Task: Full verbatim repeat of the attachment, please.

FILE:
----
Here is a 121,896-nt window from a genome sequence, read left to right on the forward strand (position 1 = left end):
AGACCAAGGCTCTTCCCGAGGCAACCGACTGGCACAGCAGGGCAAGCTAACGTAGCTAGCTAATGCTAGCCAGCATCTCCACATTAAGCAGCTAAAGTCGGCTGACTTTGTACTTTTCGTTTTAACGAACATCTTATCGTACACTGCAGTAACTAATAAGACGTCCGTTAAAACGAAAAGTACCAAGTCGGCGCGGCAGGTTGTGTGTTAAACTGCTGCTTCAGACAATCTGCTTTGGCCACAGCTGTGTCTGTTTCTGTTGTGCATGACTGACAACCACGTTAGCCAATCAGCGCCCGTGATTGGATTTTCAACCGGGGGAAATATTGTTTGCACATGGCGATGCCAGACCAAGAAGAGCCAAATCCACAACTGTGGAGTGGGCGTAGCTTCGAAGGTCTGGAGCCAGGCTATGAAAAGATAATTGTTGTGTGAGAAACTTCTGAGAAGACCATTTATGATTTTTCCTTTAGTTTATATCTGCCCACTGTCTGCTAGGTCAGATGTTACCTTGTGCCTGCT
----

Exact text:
Here is a 121,896-nt window from a genome sequence, read left to right on the forward strand (position 1 = left end):
AGACCAAGGCTCTTCCCGAGGCAACCGACTGGCACAGCAGGGCAAGCTAACGTAGCTAGCTAATGCTAGCCAGCATCTCCACATTAAGCAGCTAAAGTCGGCTGACTTTGTACTTTTCGTTTTAACGAACATCTTATCGTACACTGCAGTAACTAATAAGACGTCCGTTAAAACGAAAAGTACCAAGTCGGCGCGGCAGGTTGTGTGTTAAACTGCTGCTTCAGACAATCTGCTTTGGCCACAGCTGTGTCTGTTTCTGTTGTGCATGACTGACAACCACGTTAGCCAATCAGCGCCCGTGATTGGATTTTCAACCGGGGGAAATATTGTTTGCACATGGCGATGCCAGACCAAGAAGAGCCAAATCCACAACTGTGGAGTGGGCGTAGCTTCGAAGGTCTGGAGCCAGGCTATGAAAAGATAATTGTTGTGTGAGAAACTTCTGAGAAGACCATTTATGATTTTTCCTTTAGTTTATATCTGCCCACTGTCTGCTAGGTCAGATGTTACCTTGTGCCTGCT